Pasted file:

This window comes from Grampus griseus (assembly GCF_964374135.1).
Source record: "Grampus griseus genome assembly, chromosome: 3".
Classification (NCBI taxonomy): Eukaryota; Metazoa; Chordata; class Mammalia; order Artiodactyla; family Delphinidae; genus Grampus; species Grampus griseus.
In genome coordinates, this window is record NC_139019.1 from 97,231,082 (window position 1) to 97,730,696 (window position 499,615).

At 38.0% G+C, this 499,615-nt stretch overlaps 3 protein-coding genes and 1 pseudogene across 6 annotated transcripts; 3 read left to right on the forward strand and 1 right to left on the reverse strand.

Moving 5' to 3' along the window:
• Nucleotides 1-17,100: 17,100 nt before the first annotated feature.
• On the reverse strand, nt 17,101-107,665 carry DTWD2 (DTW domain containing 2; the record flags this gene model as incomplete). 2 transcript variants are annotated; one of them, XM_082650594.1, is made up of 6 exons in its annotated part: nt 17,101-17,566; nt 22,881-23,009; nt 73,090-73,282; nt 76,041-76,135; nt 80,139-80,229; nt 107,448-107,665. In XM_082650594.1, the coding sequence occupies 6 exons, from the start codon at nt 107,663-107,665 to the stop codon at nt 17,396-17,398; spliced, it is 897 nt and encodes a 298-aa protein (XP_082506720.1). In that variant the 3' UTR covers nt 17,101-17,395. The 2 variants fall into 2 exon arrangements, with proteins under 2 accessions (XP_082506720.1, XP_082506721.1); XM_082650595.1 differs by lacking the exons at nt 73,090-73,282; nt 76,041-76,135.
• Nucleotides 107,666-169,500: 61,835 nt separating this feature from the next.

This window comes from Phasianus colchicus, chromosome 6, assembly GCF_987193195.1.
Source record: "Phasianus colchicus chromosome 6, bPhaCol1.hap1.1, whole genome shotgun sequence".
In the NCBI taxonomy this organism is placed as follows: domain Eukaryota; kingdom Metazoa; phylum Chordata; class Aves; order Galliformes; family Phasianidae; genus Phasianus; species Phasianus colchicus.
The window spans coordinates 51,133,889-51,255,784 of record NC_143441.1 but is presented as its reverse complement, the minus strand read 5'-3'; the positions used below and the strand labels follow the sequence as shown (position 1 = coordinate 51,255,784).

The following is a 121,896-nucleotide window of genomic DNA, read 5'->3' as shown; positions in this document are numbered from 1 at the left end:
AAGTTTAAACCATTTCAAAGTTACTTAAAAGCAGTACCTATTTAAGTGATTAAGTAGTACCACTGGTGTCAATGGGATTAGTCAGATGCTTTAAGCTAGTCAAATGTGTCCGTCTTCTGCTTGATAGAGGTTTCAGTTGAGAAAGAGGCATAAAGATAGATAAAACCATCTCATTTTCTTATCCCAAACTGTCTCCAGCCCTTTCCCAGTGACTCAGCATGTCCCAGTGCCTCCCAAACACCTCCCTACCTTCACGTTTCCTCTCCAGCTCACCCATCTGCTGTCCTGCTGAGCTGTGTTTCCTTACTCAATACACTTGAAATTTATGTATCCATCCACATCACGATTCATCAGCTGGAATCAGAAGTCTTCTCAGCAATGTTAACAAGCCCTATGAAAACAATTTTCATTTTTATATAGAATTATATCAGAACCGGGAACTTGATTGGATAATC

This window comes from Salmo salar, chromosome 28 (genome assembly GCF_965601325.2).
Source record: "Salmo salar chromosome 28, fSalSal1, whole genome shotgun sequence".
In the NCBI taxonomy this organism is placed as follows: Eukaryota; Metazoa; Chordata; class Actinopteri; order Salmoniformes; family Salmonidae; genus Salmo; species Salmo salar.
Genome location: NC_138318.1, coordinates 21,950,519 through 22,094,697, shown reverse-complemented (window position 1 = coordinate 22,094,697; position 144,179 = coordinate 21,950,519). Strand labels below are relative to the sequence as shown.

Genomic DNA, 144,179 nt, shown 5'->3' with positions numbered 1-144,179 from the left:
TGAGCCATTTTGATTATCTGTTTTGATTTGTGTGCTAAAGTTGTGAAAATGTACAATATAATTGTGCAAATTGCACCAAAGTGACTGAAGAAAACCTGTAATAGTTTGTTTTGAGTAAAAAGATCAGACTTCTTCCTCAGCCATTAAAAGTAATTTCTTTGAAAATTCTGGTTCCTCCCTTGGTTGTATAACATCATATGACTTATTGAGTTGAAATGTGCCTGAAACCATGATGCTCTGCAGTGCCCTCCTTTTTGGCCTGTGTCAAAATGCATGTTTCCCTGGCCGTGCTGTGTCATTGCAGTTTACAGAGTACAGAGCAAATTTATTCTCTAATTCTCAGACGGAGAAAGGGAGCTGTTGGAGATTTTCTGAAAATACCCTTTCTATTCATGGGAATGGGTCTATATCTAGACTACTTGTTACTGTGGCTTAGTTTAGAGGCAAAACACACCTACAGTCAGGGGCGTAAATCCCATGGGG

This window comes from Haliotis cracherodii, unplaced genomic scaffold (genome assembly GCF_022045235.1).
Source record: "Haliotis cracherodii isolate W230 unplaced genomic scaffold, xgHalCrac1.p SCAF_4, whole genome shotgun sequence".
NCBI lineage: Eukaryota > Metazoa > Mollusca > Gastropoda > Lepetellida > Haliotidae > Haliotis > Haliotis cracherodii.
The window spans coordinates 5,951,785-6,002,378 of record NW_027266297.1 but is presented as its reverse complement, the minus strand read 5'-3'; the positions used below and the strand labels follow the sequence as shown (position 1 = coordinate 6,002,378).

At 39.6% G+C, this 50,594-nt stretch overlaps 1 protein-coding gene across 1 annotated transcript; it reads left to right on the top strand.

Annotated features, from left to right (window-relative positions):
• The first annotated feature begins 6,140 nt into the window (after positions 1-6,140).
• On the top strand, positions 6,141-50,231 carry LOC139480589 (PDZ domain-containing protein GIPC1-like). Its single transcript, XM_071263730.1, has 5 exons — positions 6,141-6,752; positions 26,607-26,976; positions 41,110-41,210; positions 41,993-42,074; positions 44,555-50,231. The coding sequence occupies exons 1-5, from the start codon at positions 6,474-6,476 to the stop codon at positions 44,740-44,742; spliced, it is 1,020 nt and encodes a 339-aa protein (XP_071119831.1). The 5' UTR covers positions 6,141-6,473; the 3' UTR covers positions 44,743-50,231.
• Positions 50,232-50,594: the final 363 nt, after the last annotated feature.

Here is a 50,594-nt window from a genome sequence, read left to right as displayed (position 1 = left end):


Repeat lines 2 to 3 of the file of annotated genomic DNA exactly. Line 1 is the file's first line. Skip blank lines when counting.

Source record: "Grampus griseus genome assembly, chromosome: 3".
Classification (NCBI taxonomy): Eukaryota; Metazoa; Chordata; class Mammalia; order Artiodactyla; family Delphinidae; genus Grampus; species Grampus griseus.